Jewish Atheist said...

ortho:

Ok, so here's our basic disagreement. I think binary heterosexual commitments are the best form of social organization and society has an interest in promoting them.

If that's the case, why isn't there any data that says so?

Tigerboy said...

Ortho, I have a question about your little social engineering project.

Do you envision the camps being set up right there in the Castro, or maybe somewhere outside of town, where there's a bit more room?

Nevada might be good.

Orthoprax said...

Tiger,

"How in the world did I get the idea that you were arguing to keep marriage illegal for gays, based on issues of child-rearing?"

It is based in part on child rearing. That permitting gay marriage could harm the concept of marriage generally which would even more destabalize an institution that has been losing ground for the past 40 years. And _that_ would be bad for children.

My argument is based on secondary effects which nobody seems to think much about.

Indeed, I think the whole effort of turning marriage into mere business contract without social relevance or responsibility is deeply damaging to the institution.

Obscuring the differences between men and women (*the* key foundational understanding for a successful marriage) with legal nominalism will lead to weaker marriages.

"Who are you to decide that your heterosexual relationship is superior to that of a homosexual?"

Heterosexual relationships have been the bedrock of civilization for thousands of years and men and women are different. I'm not convinced you can swap genders and have something just as good.

Do you have any data that supports your contention?

"There are SO MANY inaccurate aspects to it, I don't even know where to begin."

Name one.

"Do you envision the camps being set up right there in the Castro, or maybe somewhere outside of town, where there's a bit more room?"

For someone so sure of your own opinion, you sure do like to be insulting and make obscene references. One might think you wouldn't need to do that if the facts were simply on your side.


JA,

"If that's the case, why isn't there any data that says so?"

As far as I know the issue is that there is biased methodology from both sides doing such studies and the data is altogether inconclusive. Intuitively though I think it makes sense. Why would you think that switching gender-based relationships would lead to equal outcomes? That only makes sense if you think men and women are intrinsically equal.

Jewish Atheist said...

Why would you think that switching gender-based relationships would lead to equal outcomes? That only makes sense if you think men and women are intrinsically equal.

See, the thing is, I don't see any evidence that the relationships are gender-based. It just so happens that most humans are straight, so most pair-bonds are straight. The hypothesis that the genders of the parents matters is not supported by any evidence I'm aware of, and therefore, to quote Laplace, I have no need of that hypothesis.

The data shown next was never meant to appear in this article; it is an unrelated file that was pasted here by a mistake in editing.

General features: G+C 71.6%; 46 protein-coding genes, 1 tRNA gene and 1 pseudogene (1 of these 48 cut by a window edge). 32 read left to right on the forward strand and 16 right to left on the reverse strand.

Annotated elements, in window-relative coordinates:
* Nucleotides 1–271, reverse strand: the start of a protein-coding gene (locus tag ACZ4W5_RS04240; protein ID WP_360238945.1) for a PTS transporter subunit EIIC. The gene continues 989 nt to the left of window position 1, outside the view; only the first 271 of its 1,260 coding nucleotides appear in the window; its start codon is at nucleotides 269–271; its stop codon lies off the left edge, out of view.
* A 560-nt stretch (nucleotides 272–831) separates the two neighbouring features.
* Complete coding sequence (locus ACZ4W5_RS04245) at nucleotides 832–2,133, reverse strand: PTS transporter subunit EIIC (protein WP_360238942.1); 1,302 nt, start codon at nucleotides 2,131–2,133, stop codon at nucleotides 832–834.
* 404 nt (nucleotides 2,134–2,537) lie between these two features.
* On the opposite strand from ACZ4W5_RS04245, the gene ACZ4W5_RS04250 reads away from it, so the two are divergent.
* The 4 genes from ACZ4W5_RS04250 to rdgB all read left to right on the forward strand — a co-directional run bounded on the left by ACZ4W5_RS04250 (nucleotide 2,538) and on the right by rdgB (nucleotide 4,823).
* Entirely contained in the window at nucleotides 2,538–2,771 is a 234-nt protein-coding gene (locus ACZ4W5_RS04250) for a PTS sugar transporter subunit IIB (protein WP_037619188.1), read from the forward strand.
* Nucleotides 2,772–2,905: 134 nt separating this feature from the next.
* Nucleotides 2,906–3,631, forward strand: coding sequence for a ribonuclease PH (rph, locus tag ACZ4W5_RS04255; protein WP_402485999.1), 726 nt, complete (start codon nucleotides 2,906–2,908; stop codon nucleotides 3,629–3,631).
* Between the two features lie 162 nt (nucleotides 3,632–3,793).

That only makes sense if you think men and women are intrinsically equal.

It's not like all men are like X and all women are like Y. There are statistical tendencies, of course, but unless you're arguing that actual penises and breasts are required for parenting, you're just dealing in hypotheticals -- whereas the downsides of keeping gay marriage illegal are ever-present and crystal clear.

Orthoprax said...

JA,

"The hypothesis that the genders of the parents matters is not supported by any evidence I'm aware of, and therefore, to quote Laplace, I have no need of that hypothesis."

Well, I'm no expert in these matters, but in the absence of reliable data going either way I don't know how we can get beyond this impasse.

"whereas the downsides of keeping gay marriage illegal are ever-present and crystal clear."

Really? Like what?


Here's an interesting thing I found. Gay marriage was legalized in the Netherlands in 2001 (first in the world). Note when the recent fall in marriage rates began. Coincidence?

http://www.cbs.nl/en-GB/menu/themas/bevolking/publicaties/artikelen/archief/2006/2006-2046-wm.htm

Tigerboy said...

Insulting?

I didn't claim superiority over a whole group of human beings. Human beings who, incidentally, have been put in camps, tortured, and murdered in recent generations.

Name one problem with your charming statement?

I'll name several:

Homosexual attraction is referred to as a "fixation." I imagine you might describe your own attractions in more tender terms.

Homosexuals are described as "choosing" to whom they have a sexual response. Please describe for me exactly how you chose to respond to women.

Homosexuals are described as making this particular choice because they are attracted to both sexes. An argument can be made that ALL humans have some form of attraction to members of the same, as well as to members of the opposite, sex. It is a matter of degree, and willingness to act upon those attractions. In terms of a fair discussion, homosexuals, by definition, are attracted to members of their same sex, to the exclusion of members of the opposite sex. A complimentary statement is true of heterosexuals. To claim a fluidity of attraction for homosexuals, implying that the choice was wrong, and possibly nefarious, while ignoring the fact that ANY such statements made of homosexuals are equally true of heterosexuals, demonstrates a clear bias.

Some people do have an ability to choose. That is an entirely different situation. You are describing bisexuals and you know that very well. Homosexuals do not make a choice, any more than do heterosexuals. Ask a few. Virtually 100% of the homosexuals I have asked this question, over a period of decades, have stated that they never made a choice.